Efficient Quantum Circuits for Accurate State Preparation of Smooth, Differentiable Functions

05/09/2020 ∙ by Adam Holmes, et al. ∙ The University of Chicago 0

Effective quantum computation relies upon making good use of the exponential information capacity of a quantum machine. A large barrier to designing quantum algorithms for execution on real quantum machines is that, in general, it is intractably difficult to construct an arbitrary quantum state to high precision. Many quantum algorithms rely instead upon initializing the machine in a simple state, and evolving the state through an efficient (i.e. at most polynomial-depth) quantum algorithm. In this work, we show that there exist families of quantum states that can be prepared to high precision with circuits of linear size and depth. We focus on real-valued, smooth, differentiable functions with bounded derivatives on a domain of interest, exemplified by commonly used probability distributions. We further develop an algorithm that requires only linear classical computation time to generate accurate linear-depth circuits to prepare these states, and apply this to well-known and heavily-utilized functions including Gaussian and lognormal distributions. Our procedure rests upon the quantum state representation tool known as the matrix product state (MPS). By efficiently and scalably encoding an explicit amplitude function into an MPS, a high fidelity, linear-depth circuit can directly be generated. These results enable the execution of many quantum algorithms that, aside from initialization, are otherwise depth-efficient.



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I Introduction

Many applications depend upon initialization of a quantum register into specific states. A good example of this is the class of Monte Carlo style quantum algorithms that can compute expectation values of functions over classical probability distributions with quadratic speedup over all-classical counterparts Stamatopoulos et al. (2019); Martin et al. (2019); Woerner and Egger (2019); Montanaro (2015); Harrow et al. (2009)

. Other examples include machine learning classical training data sets that are used as input to a quantum machine learning algorithm

Lloyd et al. (2014); Rebentrost et al. (2014); Harrow et al. (2009); Wiebe et al. (2012); Childs et al. (2017). Preparing the state corresponding to the data in both of these cases is in general an exponentially hard problem Plesch and Brukner (2011) that is often omitted from application performance analysis. However, if initialization is this difficult these applications may not be viable for quantum computing. To address this issue, we develop a technique for generating circuits that can prepare certain families of quantum states efficiently. These families of states may enable the execution of quantum algorithms that depend on classical input data on smaller, near-term machines.

We focus on smooth, differentiable, real-valued (SDR) functions with bounded derivatives, and show that they can be constructed efficiently with linear-depth quantum circuits. The primary contribution of this work is Algorithm 2, that combines a novel encoding of piecewise polynomial function approximators into matrix product state form, with existing techniques for MPS compression and low-rank MPS quantum gate extraction. The algorithm can be tuned, and different configurations have different impacts on error and scalability.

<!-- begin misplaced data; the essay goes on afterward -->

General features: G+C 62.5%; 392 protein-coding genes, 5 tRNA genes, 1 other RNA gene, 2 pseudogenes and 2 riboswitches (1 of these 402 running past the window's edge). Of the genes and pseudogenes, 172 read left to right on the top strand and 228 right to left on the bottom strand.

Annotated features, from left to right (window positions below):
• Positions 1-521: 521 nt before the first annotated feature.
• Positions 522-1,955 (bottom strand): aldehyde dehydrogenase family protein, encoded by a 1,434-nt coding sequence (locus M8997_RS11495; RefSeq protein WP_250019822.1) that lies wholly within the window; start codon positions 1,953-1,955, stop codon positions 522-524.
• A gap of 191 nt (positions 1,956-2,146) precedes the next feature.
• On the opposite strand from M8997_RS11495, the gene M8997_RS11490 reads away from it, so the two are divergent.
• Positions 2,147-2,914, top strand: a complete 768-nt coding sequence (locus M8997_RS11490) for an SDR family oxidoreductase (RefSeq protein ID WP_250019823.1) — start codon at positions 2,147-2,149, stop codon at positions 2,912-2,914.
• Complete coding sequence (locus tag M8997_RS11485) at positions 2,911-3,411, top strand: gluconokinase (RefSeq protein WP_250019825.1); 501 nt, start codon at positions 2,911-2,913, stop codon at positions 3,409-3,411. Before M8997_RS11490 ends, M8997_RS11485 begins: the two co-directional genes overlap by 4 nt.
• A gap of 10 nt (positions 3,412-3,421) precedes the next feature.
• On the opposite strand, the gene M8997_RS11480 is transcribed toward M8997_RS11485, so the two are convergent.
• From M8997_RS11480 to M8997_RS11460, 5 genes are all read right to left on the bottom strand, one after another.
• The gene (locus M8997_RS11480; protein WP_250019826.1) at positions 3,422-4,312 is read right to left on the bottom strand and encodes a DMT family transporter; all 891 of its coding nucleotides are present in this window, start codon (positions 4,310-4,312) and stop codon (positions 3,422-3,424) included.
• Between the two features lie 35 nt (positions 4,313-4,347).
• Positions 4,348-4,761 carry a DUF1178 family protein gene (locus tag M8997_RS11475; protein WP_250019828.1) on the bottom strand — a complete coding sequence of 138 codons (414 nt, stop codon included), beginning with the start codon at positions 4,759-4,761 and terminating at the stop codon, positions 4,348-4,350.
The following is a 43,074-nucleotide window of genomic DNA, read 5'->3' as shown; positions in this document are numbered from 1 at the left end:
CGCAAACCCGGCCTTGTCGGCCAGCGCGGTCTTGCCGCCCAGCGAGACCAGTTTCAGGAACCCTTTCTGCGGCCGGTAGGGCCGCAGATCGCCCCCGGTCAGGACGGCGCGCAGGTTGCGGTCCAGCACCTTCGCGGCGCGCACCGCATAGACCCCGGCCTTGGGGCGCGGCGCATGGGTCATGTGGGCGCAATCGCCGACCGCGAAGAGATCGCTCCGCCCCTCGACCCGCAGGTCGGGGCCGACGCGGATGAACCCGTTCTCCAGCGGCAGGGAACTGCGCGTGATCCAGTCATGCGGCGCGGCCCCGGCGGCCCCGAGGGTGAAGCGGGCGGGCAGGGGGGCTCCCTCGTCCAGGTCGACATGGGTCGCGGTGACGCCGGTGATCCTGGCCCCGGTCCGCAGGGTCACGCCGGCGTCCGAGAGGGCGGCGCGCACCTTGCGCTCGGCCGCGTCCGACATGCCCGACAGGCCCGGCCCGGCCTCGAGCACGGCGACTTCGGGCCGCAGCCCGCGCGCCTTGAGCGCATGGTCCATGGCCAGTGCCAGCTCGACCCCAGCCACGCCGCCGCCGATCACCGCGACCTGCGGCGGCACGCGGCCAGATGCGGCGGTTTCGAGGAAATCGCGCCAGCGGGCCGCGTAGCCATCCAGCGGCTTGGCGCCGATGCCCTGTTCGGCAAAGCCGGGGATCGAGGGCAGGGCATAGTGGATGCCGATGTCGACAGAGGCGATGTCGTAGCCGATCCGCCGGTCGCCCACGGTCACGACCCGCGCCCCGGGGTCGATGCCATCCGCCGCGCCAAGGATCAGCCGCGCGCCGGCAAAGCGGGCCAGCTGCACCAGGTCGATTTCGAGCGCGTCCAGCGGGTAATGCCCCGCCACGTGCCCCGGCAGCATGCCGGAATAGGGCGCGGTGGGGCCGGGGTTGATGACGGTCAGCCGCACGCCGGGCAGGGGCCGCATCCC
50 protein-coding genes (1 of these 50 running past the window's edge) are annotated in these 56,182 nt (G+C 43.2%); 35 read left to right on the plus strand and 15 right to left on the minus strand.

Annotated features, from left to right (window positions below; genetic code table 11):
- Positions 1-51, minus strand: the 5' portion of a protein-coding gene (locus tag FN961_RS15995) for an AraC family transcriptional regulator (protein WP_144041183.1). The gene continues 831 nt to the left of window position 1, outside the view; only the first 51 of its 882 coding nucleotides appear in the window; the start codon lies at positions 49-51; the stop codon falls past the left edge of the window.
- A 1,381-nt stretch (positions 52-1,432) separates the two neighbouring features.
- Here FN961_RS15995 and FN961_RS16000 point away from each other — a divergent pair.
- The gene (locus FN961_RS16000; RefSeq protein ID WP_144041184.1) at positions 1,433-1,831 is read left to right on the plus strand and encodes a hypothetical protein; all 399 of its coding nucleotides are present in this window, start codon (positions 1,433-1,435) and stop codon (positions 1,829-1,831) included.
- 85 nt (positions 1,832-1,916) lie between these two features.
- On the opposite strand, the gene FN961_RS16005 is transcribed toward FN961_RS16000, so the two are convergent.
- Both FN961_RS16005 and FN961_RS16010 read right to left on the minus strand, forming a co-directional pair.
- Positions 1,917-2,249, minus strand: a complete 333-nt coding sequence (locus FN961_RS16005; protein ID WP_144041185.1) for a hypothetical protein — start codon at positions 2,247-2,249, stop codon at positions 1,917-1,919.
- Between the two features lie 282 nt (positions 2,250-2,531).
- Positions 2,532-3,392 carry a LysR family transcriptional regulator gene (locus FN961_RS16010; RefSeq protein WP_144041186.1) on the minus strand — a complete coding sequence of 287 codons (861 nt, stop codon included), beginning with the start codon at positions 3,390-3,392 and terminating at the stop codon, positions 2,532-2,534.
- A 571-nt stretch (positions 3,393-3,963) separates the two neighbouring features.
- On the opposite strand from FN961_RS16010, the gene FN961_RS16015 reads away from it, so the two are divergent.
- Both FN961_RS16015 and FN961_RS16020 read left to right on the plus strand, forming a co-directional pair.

Sections II and III discuss related work and set the notation and background necessary to understand the techniques that build our algorithm. Section IV

shows theoretically that these types of functions display important properties, among these an exponentially decreasing von-Neumann entropy as qubits are added to the states. As a result, they have efficient MPS representations with low bond-dimension.

Section V describes our techniques, including explicit piecewise polynomial MPS function approximation, MPS arithmetic, and variational MPS approximation with low, bounded bond-dimension. Leveraging an algorithm developed in Ran (2020) that constructs a linear-depth quantum circuit from a MPS, we show that we can construct quantum circuits that prepare our desired amplitude functions with a high degree of accuracy.

Section VI presents our algorithm for efficiently and scalably constructing the state preparation circuit corresponding to the functions we study. The algorithm combines techniques described in V, first approximating the target function as a piecewise polynomial, encoding each piece into an MPS, variationally compressing the MPS into one of low-rank, and extracting gates directly from this resulting state. This combination is computationally tractable, requiring computation, and is bottlenecked by the variational MPS compression. Stages of the algorithm can be modified as desired, for example modifying the functional form of each component of the function approximation. The result is a tunable algorithm of linear complexity in the size of the system that prepares approximated analytical quantum states with linear size and depth circuits.

Section VII analyzes the performance of our algorithm targeting representative examples of SDR functions – namely Gaussian, lognormal, and Lorentzian distributions. We show numerical analysis of the accuracy of our circuits for small system sizes, and demonstrate that the techniques can prepare states with good accuracy across a range of function parameter regions.

Section VIII

discusses how these results can be used to enable classes of quantum algorithms designed to estimate the expectation value of linear functions over probability distributions, and Section

IX concludes.

Ii Related Work

While several techniques for state preparation have been proposed, they are often expensive in either the classical compute requirements of the algorithm or the resulting quantum gate sequence. Three examples are: exact Schmidt-Decomposition Coles et al. (2018), recursive integrable distribution encoding Grover and Rudolph (2002), and quantum Generative Adversarial Networks (qGAN) Zoufal et al. (2019).